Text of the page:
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I use intercom to provide support for my service. Yes, it pops up and asks if you have questions on the homepage. Yes, it checks in on you after using the site for a week. But I get almost a hundred support requests and questions a week through it, and most weeks I get zero through Zendesk email.

For most small businesses like mine these chats go straight to the phones of the founders. You've got a direct line to the most knowledgeable person about the service.

So to your question, many people use them successfully.

This is my experience as well. I mainly installed Intercom for support, but it also works great for sales. I don’t initiate chats on my home page, but I do on my pricing page and I talk to high-intent potential customers every day. I pay Intercom because it works, regardless of what we HN techies think.

because it works, regardless of what we HN techies think

This literally describes 90% of successful marketing tactics.

And that's how we got the internet we have today - where venturing onto a random page without adblocker can consume all resources of your desktop and crash your mobile device, where browsers have to design functionality to shut up screaming pages and prevent sites from selling the visitor's data to the surveillance clearinghouses - in summary, where there's an ongoing cold war between the web users and web site builders trying to feed the former into the monetization machine. I wonder how many more useful things and technologies we could have if we didn't have to waste resources on it.

Even technical too. Take for example apps made in electron. HN and reddit quickly start squabbling about electron itself and quickly forget that value is perceived based on productivity or leisure. Unless and until the app is extra ordinarily egregious and the performance penalties outweigh the benefits, it really doesn’t matter.

We, software devs, can be unnecessarily pedantic and nitpicking.

> Unless and until the app is extra ordinarily egregious and the performance penalties outweigh the benefits, it really doesn’t matter.

On the short term, yes. But as soon as I'm not required to use Slack anymore, I will remove it from my Mac and advise anyone against it.

So on the long term, I'd say a business would be better off not making the balance so precarious.

The interesting question (in my opinion) is, while it works, who is bearing the hidden costs?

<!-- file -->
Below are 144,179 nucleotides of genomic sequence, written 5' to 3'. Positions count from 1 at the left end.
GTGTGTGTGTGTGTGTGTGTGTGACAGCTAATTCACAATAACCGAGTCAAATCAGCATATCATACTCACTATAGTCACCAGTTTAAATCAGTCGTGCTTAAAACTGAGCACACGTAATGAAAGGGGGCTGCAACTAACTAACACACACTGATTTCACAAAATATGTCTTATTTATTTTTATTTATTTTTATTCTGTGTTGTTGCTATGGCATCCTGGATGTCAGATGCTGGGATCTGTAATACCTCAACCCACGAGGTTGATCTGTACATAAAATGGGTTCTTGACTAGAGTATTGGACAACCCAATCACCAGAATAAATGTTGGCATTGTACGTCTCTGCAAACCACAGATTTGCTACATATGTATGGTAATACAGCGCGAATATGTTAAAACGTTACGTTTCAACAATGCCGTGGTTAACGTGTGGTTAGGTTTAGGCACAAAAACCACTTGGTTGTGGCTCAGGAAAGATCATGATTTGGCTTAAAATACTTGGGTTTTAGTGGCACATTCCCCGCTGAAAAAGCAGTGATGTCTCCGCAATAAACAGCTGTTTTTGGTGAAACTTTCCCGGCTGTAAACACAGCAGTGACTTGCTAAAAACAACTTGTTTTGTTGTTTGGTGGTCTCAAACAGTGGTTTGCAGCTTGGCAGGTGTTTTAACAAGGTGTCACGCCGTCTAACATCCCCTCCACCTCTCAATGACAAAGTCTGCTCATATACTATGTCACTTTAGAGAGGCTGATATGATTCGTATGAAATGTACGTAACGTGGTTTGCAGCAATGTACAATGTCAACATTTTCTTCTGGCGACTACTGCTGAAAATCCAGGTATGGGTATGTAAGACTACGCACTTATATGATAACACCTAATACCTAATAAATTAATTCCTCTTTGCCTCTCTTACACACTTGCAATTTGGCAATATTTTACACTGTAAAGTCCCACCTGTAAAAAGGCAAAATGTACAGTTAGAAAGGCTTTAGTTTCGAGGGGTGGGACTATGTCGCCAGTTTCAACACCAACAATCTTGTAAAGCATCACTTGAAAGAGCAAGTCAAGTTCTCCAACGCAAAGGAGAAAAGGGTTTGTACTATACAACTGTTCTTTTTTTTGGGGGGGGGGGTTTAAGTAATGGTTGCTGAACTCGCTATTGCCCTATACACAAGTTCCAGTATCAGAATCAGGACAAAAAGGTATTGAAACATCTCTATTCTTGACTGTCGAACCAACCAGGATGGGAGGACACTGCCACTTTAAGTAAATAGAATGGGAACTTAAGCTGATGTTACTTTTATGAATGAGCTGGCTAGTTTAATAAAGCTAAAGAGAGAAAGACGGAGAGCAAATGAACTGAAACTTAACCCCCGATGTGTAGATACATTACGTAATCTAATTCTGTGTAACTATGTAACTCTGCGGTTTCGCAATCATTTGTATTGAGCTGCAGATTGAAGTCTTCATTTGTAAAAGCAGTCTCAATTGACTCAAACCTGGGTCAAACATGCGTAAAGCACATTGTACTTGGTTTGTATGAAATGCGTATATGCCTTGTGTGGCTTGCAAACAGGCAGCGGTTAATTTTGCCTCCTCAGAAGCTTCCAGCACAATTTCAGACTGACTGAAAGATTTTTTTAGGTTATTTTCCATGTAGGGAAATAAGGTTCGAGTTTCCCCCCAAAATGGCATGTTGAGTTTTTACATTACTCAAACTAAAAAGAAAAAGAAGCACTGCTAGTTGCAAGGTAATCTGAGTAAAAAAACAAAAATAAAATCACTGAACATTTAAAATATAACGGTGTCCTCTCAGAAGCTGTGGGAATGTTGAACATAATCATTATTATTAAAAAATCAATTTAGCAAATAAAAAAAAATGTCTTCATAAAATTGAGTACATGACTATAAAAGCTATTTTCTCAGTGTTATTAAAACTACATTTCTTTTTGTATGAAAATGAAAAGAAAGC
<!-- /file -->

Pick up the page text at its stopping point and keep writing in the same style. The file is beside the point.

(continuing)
In this case, it's making the internet a less productive place to be. So many chat widgets I encounter are now used for growth marketing, not actual support, that whenever I see one I expect it to pop up and seize my attention at an inconvenient moment. Now that everyone is doing it, it's ruining it for everyone else, and something like this browser extension shows up.

If it works for you, then great, I suppose? But if I were the internet dictator I would have placed a ban on preemptive chat messages in these widgets years ago.

100% agree. The Drift widget on my SaaS is used a ton for support, sales questions, bug reports, you name it. It’s actually very effective and I like it. I don’t do the pop up thing with s noise though.

Same with us - we use it as a direct line of communication with our users, either incoming or existing. Intercom is a very valuable aspect of our support

I go further: if I have a question and don’t find a live chat widget, I usually navigate away immediately. Sorry but I’m very busy and I have no patience for sending emails and waiting for a response.

Biggest pet peeve is when they have a chat widget, it pops up, you figure, let me ask a question and then it says that nobody is available. No hours specified, no time zone listed, no email address where to send a request.

Chat widgets can be a good thing but its all about how you use them within the company... I'd say, definitely no popup, when nobody is available, just don't show the widget and redirect to a contact us form or email address. Make the support flow as dynamic as possible.

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